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Although there is some research being conducted on mental health practices in formerly Soviet spaces, this work has been limited to the Soviet psychiatric system on one hand, and post-Soviet indigenous healing practices on the other (Penkala-Gawęcka, 2019). Little research has been done from a person-centric perspective in which the individual and the particularities of circumstance, including personal experiences of illness are foregrounded (Pritchard, 2014). In emphasizing medical diversity and syncretism in therapeutic practice, little attention has been paid to the processes through which narratives of illness are made, or the ways in which these narratives engage with larger global understandings of illness and health. Even as certain individuals and narratives are marginalized, relegated to zones of social abandonment (Biehl, 2005), others are supported by the state, and by non-state actors who have aligned with the state in their promotion of ethnic-based nationalism. In as much as formal and informal mental health systems and their associated therapeutic practices provide healing for participants, so does the failure of these bureaucracies play out like a crime scene, contributing to social trauma as it becomes mapped upon individual minds and bodies.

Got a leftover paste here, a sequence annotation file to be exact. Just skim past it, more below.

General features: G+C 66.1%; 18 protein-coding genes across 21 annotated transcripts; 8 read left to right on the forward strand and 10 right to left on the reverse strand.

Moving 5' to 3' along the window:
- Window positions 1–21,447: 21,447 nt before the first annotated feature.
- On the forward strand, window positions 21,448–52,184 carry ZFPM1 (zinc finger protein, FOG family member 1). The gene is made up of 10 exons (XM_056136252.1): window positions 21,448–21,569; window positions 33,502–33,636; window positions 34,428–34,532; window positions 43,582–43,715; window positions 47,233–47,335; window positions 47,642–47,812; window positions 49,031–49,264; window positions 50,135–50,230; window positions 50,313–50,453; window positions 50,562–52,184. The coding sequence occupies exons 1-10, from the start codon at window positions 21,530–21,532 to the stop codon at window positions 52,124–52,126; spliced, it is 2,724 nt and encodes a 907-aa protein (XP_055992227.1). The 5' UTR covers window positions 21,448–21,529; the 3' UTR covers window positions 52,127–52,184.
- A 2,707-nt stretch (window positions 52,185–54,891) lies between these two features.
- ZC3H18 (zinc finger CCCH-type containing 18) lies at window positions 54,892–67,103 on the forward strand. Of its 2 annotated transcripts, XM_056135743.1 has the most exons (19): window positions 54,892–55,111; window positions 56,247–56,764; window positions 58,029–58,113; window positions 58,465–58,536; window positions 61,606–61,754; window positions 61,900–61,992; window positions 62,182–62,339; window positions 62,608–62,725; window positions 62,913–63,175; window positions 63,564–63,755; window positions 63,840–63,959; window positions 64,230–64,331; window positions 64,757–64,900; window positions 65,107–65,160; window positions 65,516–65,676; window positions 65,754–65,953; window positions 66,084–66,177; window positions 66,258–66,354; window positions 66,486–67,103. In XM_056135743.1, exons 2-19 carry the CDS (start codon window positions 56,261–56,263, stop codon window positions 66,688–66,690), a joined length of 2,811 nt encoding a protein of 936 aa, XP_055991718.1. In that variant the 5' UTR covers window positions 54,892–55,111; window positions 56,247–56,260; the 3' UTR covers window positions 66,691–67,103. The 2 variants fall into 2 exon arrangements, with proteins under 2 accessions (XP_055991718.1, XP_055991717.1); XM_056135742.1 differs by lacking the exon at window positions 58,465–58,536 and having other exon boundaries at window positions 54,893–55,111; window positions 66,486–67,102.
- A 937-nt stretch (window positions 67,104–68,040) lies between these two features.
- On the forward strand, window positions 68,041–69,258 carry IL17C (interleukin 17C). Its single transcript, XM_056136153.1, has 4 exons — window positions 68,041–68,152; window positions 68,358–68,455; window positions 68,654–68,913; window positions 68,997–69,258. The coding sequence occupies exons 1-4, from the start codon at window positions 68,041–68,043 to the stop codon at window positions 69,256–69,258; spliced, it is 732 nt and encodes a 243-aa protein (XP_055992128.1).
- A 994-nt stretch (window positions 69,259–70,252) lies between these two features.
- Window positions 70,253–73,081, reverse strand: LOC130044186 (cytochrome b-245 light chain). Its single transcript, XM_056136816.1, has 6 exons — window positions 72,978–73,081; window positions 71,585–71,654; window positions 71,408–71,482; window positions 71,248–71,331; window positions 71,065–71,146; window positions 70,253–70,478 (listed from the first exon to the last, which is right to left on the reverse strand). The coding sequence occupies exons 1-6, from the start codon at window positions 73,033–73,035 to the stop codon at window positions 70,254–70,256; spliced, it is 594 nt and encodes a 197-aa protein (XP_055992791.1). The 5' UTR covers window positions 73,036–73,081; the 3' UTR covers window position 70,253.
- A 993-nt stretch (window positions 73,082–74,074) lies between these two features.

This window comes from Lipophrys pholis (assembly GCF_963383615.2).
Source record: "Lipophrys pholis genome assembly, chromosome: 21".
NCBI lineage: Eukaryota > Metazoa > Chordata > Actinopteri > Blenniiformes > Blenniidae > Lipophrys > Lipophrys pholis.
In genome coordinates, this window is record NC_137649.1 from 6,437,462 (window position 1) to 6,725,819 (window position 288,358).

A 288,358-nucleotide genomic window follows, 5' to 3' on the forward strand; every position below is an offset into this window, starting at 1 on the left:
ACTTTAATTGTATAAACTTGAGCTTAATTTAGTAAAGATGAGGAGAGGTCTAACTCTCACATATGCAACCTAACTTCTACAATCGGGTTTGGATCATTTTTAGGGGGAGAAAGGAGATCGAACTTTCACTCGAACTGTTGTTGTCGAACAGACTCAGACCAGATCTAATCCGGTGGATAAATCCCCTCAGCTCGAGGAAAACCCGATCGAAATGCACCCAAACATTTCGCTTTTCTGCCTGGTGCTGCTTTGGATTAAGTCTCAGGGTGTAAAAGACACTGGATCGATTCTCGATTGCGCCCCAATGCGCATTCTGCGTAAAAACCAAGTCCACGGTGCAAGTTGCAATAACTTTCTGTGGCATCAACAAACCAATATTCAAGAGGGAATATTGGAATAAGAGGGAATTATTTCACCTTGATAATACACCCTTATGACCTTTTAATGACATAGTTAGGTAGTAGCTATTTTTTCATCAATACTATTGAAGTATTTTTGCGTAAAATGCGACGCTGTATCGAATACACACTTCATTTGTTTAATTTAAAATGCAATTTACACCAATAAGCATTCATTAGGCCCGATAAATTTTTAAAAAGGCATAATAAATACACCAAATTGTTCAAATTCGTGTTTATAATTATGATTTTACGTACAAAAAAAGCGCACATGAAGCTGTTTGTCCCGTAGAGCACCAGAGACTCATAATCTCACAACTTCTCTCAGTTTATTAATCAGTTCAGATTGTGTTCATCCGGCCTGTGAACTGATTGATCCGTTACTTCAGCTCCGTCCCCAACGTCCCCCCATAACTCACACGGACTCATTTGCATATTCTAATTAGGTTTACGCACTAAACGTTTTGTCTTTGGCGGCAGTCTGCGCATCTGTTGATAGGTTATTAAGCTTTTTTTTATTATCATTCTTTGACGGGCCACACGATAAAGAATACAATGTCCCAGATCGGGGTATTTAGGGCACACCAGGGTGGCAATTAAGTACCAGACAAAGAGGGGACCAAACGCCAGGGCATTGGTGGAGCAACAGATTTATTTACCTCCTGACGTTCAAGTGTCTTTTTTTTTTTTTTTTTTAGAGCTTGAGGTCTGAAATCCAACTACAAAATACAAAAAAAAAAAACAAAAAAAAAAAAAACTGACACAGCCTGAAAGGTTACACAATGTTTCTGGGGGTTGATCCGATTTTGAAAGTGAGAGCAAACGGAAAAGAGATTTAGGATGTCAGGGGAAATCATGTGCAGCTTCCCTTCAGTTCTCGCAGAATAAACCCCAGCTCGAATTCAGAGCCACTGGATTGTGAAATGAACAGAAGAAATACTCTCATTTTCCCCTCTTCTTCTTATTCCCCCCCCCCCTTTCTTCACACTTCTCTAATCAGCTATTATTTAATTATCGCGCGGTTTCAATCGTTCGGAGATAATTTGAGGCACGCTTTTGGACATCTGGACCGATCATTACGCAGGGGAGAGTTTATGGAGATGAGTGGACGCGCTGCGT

In gathering scholars and direct service providers engaged in mental health work in Central Asia, this panel seeks to address these gaps. In attending to the person and to questions of mental health, this panel seeks to humanize life in Central Asia, to ask new questions and to provide fresh and innovative theoretical frames. In attending to individuality, through absence and through presence, panelists will also engage the cultural representations, collective experiences, and subjectivities that Arthur Kleinman has found inseparable from illness (Kleinman and Seeman. 2000).